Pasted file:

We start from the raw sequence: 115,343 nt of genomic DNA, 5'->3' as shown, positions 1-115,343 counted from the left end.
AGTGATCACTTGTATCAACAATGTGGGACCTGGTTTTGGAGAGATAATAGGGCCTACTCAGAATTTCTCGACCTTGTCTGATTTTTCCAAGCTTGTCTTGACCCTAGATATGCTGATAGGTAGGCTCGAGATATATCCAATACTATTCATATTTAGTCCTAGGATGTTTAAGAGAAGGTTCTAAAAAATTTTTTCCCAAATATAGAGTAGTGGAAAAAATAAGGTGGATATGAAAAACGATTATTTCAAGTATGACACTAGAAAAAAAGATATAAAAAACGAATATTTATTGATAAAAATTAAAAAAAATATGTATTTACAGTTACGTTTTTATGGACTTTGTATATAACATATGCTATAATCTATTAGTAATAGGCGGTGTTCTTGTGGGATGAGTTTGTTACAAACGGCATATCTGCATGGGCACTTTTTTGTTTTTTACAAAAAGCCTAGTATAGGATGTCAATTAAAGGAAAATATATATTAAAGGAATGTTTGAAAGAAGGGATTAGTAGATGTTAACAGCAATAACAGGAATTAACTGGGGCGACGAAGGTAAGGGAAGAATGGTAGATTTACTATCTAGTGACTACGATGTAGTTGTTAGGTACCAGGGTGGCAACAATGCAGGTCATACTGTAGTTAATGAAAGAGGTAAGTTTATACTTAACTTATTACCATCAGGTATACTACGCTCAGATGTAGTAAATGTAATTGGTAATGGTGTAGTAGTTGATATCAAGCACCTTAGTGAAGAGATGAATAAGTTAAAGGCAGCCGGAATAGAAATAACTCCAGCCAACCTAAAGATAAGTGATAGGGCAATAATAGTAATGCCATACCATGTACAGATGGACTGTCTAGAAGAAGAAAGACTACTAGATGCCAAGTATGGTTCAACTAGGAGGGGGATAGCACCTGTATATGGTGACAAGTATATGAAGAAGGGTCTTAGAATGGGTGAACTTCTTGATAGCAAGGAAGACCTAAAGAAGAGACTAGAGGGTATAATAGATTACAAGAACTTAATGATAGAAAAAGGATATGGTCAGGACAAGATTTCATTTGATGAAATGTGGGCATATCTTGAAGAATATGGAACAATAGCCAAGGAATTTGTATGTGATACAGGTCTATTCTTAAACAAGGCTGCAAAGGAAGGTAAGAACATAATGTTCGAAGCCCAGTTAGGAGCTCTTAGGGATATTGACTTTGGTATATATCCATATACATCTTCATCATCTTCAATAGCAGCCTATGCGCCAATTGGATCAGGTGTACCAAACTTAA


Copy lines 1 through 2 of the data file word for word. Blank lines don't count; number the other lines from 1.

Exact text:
We start from the raw sequence: 115,343 nt of genomic DNA, 5'->3' as shown, positions 1-115,343 counted from the left end.
AGTGATCACTTGTATCAACAATGTGGGACCTGGTTTTGGAGAGATAATAGGGCCTACTCAGAATTTCTCGACCTTGTCTGATTTTTCCAAGCTTGTCTTGACCCTAGATATGCTGATAGGTAGGCTCGAGATATATCCAATACTATTCATATTTAGTCCTAGGATGTTTAAGAGAAGGTTCTAAAAAATTTTTTCCCAAATATAGAGTAGTGGAAAAAATAAGGTGGATATGAAAAACGATTATTTCAAGTATGACACTAGAAAAAAAGATATAAAAAACGAATATTTATTGATAAAAATTAAAAAAAATATGTATTTACAGTTACGTTTTTATGGACTTTGTATATAACATATGCTATAATCTATTAGTAATAGGCGGTGTTCTTGTGGGATGAGTTTGTTACAAACGGCATATCTGCATGGGCACTTTTTTGTTTTTTACAAAAAGCCTAGTATAGGATGTCAATTAAAGGAAAATATATATTAAAGGAATGTTTGAAAGAAGGGATTAGTAGATGTTAACAGCAATAACAGGAATTAACTGGGGCGACGAAGGTAAGGGAAGAATGGTAGATTTACTATCTAGTGACTACGATGTAGTTGTTAGGTACCAGGGTGGCAACAATGCAGGTCATACTGTAGTTAATGAAAGAGGTAAGTTTATACTTAACTTATTACCATCAGGTATACTACGCTCAGATGTAGTAAATGTAATTGGTAATGGTGTAGTAGTTGATATCAAGCACCTTAGTGAAGAGATGAATAAGTTAAAGGCAGCCGGAATAGAAATAACTCCAGCCAACCTAAAGATAAGTGATAGGGCAATAATAGTAATGCCATACCATGTACAGATGGACTGTCTAGAAGAAGAAAGACTACTAGATGCCAAGTATGGTTCAACTAGGAGGGGGATAGCACCTGTATATGGTGACAAGTATATGAAGAAGGGTCTTAGAATGGGTGAACTTCTTGATAGCAAGGAAGACCTAAAGAAGAGACTAGAGGGTATAATAGATTACAAGAACTTAATGATAGAAAAAGGATATGGTCAGGACAAGATTTCATTTGATGAAATGTGGGCATATCTTGAAGAATATGGAACAATAGCCAAGGAATTTGTATGTGATACAGGTCTATTCTTAAACAAGGCTGCAAAGGAAGGTAAGAACATAATGTTCGAAGCCCAGTTAGGAGCTCTTAGGGATATTGACTTTGGTATATATCCATATACATCTTCATCATCTTCAATAGCAGCCTATGCGCCAATTGGATCAGGTGTACCAAACTTAA